Peter also trains Time for Spring for Gavin McEchern, owner of the brilliant former chaser Young Hustler. “He came to us from Charlie Longsdon,” explains his new trainer “and took some time to come right.” But he’s done nothing wrong this year and has already finished second twice, behind the useful Quinz and Double Bank. Also in the yard are 2014 Maiden winner Kilcrea Mill, who will be ridden by novice Jamie Brace, and 2014 Restricted winner You Too Pet, as well as some promising unraced youngsters. “We’ve got 8-9 in at the moment,” laughs Peter, “although we could always do with more!”

Of course, we mustn’t forget that as well as farming 700 acres of arable and cattle which he took over from father Alex, training and acting as Clerk of the Course at Siddington for the VWH point-to-point, Peter also rides most of his own horses! So how does he balance such a busy life? “Race day is almost the easiest part!” he admits. “It’s the daily galloping and schooling that takes up most of the time. As a result, I don’t take many outside rides. Jennifer, Jamie Brace and I manage the horses and Bella Lowes comes in to ride out two lots a day.” Manor Farm has a one-mile grass gallop through the valleys around Ablington, as well as a schooling ground and outdoor arena with showjumps, and they have access to nearby all-weather facilities if needed.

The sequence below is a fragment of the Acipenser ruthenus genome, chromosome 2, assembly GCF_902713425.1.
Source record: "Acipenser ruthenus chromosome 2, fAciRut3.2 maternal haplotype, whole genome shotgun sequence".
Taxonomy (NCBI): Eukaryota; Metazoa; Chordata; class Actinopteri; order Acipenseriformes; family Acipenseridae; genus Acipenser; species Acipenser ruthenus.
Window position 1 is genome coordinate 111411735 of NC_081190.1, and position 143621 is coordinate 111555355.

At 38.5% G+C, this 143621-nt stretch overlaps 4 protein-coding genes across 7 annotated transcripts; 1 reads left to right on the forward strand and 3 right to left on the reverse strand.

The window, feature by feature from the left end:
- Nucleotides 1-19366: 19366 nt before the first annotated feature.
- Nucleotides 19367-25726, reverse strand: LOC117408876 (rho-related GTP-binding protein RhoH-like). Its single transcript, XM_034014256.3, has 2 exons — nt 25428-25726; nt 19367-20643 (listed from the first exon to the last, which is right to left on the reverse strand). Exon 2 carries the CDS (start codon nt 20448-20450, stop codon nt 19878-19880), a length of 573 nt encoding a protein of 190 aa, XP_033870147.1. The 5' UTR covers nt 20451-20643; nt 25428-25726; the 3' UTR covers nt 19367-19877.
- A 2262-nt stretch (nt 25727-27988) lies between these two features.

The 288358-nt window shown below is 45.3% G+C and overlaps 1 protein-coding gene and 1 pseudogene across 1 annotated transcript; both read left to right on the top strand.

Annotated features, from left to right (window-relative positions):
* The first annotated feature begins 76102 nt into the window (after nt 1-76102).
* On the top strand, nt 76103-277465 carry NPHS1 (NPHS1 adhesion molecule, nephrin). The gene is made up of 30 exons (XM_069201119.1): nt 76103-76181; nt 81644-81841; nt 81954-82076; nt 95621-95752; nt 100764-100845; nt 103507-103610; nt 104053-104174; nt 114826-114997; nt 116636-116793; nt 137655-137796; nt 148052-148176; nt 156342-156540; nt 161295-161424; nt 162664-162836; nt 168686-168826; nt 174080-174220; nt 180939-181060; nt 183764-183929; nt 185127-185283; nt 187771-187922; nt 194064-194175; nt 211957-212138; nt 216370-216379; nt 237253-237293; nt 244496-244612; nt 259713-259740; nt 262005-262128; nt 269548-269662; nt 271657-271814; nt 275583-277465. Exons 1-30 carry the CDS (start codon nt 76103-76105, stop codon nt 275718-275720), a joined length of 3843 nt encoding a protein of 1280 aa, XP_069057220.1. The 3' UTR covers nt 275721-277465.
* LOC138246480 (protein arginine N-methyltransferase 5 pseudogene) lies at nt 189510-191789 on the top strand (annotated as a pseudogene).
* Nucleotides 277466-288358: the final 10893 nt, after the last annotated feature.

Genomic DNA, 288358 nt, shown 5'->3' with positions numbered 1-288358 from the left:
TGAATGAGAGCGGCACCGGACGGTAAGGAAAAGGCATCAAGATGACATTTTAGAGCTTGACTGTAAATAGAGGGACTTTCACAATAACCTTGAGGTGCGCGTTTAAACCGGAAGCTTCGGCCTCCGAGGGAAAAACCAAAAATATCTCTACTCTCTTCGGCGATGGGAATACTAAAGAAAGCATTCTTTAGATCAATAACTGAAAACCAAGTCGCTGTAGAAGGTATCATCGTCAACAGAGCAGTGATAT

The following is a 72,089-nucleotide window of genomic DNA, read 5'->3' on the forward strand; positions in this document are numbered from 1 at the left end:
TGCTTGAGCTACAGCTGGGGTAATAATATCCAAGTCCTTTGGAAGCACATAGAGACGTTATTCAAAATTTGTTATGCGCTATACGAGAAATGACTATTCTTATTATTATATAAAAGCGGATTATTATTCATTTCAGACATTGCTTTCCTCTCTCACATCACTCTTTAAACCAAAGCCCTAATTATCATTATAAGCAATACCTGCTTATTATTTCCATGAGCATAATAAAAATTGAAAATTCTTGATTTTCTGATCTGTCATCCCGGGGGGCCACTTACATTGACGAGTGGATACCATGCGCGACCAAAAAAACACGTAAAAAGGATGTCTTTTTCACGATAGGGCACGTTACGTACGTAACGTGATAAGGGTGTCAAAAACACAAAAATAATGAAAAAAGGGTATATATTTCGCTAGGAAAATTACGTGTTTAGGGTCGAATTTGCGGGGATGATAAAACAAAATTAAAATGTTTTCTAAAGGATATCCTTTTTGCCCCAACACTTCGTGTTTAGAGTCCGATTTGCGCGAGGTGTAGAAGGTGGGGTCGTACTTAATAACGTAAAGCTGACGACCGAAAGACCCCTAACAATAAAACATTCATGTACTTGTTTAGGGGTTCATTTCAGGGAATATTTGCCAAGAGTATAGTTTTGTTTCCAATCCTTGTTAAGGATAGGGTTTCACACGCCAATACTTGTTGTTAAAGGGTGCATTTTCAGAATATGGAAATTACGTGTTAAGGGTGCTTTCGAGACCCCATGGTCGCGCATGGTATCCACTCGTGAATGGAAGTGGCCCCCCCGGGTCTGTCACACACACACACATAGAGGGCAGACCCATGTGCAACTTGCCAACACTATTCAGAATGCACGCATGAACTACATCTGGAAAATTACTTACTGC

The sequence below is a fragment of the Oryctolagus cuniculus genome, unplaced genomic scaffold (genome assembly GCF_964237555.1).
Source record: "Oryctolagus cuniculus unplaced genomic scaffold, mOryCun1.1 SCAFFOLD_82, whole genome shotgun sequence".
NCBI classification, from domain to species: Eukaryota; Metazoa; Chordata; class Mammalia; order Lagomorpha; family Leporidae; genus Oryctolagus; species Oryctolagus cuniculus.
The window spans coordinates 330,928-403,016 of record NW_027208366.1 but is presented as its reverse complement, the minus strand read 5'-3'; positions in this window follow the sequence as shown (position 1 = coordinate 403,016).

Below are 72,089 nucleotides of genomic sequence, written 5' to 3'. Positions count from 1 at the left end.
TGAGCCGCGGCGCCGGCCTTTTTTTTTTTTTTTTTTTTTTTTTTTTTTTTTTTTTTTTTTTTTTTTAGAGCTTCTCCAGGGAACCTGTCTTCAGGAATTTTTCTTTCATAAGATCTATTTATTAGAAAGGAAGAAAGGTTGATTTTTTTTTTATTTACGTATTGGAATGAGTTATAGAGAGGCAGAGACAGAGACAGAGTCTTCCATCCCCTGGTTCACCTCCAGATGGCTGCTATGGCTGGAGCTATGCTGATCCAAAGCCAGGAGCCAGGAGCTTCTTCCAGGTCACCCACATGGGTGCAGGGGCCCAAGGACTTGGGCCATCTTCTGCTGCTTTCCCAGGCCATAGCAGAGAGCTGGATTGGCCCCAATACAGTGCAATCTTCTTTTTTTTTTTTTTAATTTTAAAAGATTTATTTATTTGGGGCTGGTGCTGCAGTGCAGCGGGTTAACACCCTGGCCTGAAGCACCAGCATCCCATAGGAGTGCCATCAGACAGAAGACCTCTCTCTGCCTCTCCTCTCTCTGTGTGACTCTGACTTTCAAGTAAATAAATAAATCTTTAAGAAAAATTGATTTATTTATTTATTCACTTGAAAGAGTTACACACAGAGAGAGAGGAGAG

Unsurprisingly for a couple steeped in horses, Peter and Jennifer have strong opinions on the sport. I ask their views on the current debate surrounding high-class former National Hunt horses running in Hunter Chasers and point-to-points. Jennifer is particularly forthright: “I think it’s good for point-to-pointing, as it keeps the level high. And if too many high-class horses are running, the fault lies with the rules. What do you do with horses that are still handicapped too high to win National Hunt races? In eventing, there are more restrictions, but it’s tricky to get the guidelines right. It’s great to keep the older horses doing what they love, but we should have some special races for horses who have won a certain amount of prize money. Racegoers like to see familiar horses and extra races”

Peter continues in similar vein. “It’s really hard to frame races. For the VWH Hunt Members Race, we wanted to give novice riders an allowance (like they do in professional racing), but were told that we couldn't, although we could give experienced riders a penalty! Surely, for our own race, we should be allowed to set our own rules?” Another type of race he favours would be one for horses that have not run under National Hunt rules. “There are a few non-rules Maiden Races, but what about non-rules Opens, or Hunter Chases?” he asks rhetorically.

Having tried (and failed!) to put the world to rights and we look round the yard, an interesting-looking inmate of the corner stable catches my eye. “That’s Molly’s pony,” confirms Peter. “We got Thumper from Charlie Longsdon when his youngest children grew out of him.” So will there be a third generation Mason on the local point-to-point courses in 2030? It may be too early to tell, but she certainly has the right genes!